Court that the 8 couples had suffered discrimination based on their sexual
The formal filing of the application to the European Court of Human Rights was
unfortunately postponed, since Camden register office failed, at the last moment,
to provide a valid letter of rejection to one of the heterosexual couples, Stephanie
Munro and Andrew O’Neill, who were refused a civil partnership.
Mr Tatchell opening the European Court case launch news conference
commented on his frustration:
“This postponement is frustrating. It has delayed the formal application but it will
not prevent it. Once we have the final letter of refusal, we will go ahead with the
application, probably in the second week of January,”
-Miller, Minister, St. Columba’s United Reformed Church, Oxford; Professor Cees
van Dam, Visiting Professor, School of Law, Kings College London; Canon Giles
Goddard, Priest in charge, St. John’s Church (Church of England), Waterloo,
London; and Liberal Democrat policy-maker and former MP, Evan Harris.
Prior to the Press
Conference, Mr. Tatchell
shared his thoughts:
"Over the last two months,
four same-sex couples
were refused marriage
licenses at register offices
Petersfield. During the
same period, four
heterosexual couples were
turned away when they applied for civil partnerships in Islington, Camden, Bristol
"All eight couples received letters of refusal from their register offices. We are
using these rejection letters to challenge the exclusion of gay couples from civil
marriage and the denial of civil partnerships to straight couples. Since there is no
difference in the rights and responsibilities involved in gay civil marriages and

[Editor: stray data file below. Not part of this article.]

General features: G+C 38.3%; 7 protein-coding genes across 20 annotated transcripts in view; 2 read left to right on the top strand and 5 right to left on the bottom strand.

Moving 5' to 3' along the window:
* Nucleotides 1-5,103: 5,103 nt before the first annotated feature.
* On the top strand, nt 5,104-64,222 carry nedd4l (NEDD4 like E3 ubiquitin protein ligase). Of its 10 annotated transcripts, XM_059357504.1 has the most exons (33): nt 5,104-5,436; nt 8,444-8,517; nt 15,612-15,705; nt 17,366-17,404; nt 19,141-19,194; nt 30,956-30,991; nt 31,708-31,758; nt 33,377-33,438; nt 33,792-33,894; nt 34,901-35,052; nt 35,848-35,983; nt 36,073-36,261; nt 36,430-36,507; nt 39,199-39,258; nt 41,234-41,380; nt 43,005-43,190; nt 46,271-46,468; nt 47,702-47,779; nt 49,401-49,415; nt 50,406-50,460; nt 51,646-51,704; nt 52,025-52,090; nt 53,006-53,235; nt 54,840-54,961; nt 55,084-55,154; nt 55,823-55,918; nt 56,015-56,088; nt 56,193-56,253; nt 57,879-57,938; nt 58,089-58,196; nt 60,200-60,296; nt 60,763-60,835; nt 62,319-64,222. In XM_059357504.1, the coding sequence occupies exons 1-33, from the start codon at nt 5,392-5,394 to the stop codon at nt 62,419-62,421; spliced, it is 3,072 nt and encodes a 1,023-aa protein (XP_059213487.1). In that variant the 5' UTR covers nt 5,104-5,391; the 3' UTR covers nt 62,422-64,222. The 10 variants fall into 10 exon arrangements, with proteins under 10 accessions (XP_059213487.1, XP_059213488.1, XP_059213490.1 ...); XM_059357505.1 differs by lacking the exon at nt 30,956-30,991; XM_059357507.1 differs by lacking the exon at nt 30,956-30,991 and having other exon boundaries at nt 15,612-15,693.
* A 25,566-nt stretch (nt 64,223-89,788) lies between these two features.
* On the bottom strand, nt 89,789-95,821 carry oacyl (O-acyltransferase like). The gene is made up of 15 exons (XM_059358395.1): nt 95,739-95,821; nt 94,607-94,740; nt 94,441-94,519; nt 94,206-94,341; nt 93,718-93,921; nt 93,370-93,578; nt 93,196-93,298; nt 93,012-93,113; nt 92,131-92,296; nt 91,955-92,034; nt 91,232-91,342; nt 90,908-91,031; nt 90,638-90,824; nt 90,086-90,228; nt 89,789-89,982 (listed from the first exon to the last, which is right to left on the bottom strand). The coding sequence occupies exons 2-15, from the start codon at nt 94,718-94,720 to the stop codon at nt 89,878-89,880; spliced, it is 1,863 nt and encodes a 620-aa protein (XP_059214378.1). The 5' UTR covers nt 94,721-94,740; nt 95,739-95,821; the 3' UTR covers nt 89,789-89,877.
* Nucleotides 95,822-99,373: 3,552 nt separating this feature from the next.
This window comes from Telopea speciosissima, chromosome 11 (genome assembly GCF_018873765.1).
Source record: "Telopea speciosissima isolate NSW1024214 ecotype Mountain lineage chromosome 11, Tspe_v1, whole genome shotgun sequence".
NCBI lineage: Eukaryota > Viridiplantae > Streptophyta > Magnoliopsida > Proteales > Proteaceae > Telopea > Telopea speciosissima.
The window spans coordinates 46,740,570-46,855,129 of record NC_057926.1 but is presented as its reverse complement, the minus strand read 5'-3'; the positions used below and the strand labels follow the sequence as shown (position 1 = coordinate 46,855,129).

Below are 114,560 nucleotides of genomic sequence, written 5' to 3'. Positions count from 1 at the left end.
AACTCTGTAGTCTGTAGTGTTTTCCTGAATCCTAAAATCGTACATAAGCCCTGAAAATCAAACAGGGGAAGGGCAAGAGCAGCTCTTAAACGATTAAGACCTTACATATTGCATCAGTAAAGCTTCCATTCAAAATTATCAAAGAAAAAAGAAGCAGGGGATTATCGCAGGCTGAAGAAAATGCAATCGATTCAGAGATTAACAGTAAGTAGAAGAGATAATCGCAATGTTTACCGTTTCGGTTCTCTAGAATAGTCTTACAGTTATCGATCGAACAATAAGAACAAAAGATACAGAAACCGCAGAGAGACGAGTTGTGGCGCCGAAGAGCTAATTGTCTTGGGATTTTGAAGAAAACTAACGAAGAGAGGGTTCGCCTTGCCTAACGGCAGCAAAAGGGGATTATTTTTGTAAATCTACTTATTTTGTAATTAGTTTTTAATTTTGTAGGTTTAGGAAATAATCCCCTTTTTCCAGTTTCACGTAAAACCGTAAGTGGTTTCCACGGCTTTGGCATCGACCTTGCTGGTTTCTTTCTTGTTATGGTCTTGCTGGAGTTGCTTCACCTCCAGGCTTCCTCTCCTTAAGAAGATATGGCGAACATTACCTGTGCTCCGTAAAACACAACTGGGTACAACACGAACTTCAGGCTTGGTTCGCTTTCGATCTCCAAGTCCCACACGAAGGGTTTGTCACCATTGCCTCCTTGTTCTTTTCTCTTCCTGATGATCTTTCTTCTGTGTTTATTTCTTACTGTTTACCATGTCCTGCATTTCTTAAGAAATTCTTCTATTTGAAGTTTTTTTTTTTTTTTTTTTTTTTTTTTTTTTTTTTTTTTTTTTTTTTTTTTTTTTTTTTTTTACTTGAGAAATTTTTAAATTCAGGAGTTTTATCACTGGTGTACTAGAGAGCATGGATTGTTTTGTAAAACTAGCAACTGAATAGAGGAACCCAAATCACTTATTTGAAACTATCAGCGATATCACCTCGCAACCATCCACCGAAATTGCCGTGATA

heterosexual civil partnerships, there is no justification for having two mutually
exclusive and discriminatory systems.
"Banning black couples from getting married would provoke uproar. The
prohibition on gay marriages should arouse similar outrage.”
Despite the weather, 7 of the 8 couples were also in attendance for this historic
Sharon Ferguson, Chief Executive Officer, Lesbian and Gay Christian Movement,
spoke on behalf of the four same-sex couples and Katherine Doyle, on behalf of
the four different-sex couples.
When asked what prompted him to support the campaign, Legal Advisor,
Professor Robert Wintemute of the School of Law at Kings College London
"I was becoming increasingly frustrated that equal access to legal marriage
for same-sex couples was on the political agenda in Argentina and Portugal,
but not the UK. When Peter Tatchell of OutRage! highlighted the exclusion of
different-sex couples from civil partnership, I contacted him and suggested that
it was time for a challenge to the entire system of segregating couples into two
legal institutions, with different names but identical rights. A challenge to the
twin bans on same-sex legal marriage and different-sex civil partnership
required couples experiencing both forms of discrimination based on their
sexual orientations. On 2 Nov., 8 couples began challenging the system by
requesting a registration that UK law denies them, solely because of their
sexual orientation. This process will be completed on 14 Dec. We will then
take legal action."
Outlining the legal basis of the Equal Love challenge to the current
proscriptions he said:
"Banning same-sex marriage and different-sex civil partnerships violates
Articles 8, 12 and 14 of the European Convention on Human Rights,"
"It's discriminatory and obnoxious, like having separate drinking fountains or
beaches for different racial groups, even though the water is the same. The
only function of the twin bans is to mark lesbian and gay people as socially and
legally inferior to heterosexual people.
"I am confident that we have a good chance of persuading the European Court
of Human Rights that the UK's system of segregating couples into two
'separate but equal' legal institutions violates the European Convention. I
predict that same-sex couples will be granted access to marriage in the UK.
The government will eventually accept that it cannot defend the current
discriminatory system," he said.
I asked Mr. Wintermute how hopeful he felt that the twin bans would